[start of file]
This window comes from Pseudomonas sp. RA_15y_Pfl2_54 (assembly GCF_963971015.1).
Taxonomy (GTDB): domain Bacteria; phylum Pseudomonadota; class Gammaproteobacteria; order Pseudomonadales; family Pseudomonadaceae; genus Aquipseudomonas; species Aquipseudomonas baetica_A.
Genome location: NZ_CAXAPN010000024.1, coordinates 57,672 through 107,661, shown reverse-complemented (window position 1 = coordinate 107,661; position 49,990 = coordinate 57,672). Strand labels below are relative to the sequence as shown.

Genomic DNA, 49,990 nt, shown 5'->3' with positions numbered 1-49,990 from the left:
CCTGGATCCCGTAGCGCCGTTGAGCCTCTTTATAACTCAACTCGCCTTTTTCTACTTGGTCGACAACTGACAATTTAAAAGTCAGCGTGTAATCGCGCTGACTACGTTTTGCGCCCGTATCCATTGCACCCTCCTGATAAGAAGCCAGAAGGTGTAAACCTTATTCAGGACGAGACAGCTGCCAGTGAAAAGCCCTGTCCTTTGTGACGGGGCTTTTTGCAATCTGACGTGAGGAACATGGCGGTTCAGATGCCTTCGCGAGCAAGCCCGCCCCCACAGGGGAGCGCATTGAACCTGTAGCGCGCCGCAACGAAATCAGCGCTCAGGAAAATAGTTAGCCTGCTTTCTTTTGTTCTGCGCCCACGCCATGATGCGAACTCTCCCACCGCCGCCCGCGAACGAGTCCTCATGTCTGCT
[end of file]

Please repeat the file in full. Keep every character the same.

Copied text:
This window comes from Pseudomonas sp. RA_15y_Pfl2_54 (assembly GCF_963971015.1).
Taxonomy (GTDB): domain Bacteria; phylum Pseudomonadota; class Gammaproteobacteria; order Pseudomonadales; family Pseudomonadaceae; genus Aquipseudomonas; species Aquipseudomonas baetica_A.
Genome location: NZ_CAXAPN010000024.1, coordinates 57,672 through 107,661, shown reverse-complemented (window position 1 = coordinate 107,661; position 49,990 = coordinate 57,672). Strand labels below are relative to the sequence as shown.

Genomic DNA, 49,990 nt, shown 5'->3' with positions numbered 1-49,990 from the left:
CCTGGATCCCGTAGCGCCGTTGAGCCTCTTTATAACTCAACTCGCCTTTTTCTACTTGGTCGACAACTGACAATTTAAAAGTCAGCGTGTAATCGCGCTGACTACGTTTTGCGCCCGTATCCATTGCACCCTCCTGATAAGAAGCCAGAAGGTGTAAACCTTATTCAGGACGAGACAGCTGCCAGTGAAAAGCCCTGTCCTTTGTGACGGGGCTTTTTGCAATCTGACGTGAGGAACATGGCGGTTCAGATGCCTTCGCGAGCAAGCCCGCCCCCACAGGGGAGCGCATTGAACCTGTAGCGCGCCGCAACGAAATCAGCGCTCAGGAAAATAGTTAGCCTGCTTTCTTTTGTTCTGCGCCCACGCCATGATGCGAACTCTCCCACCGCCGCCCGCGAACGAGTCCTCATGTCTGCT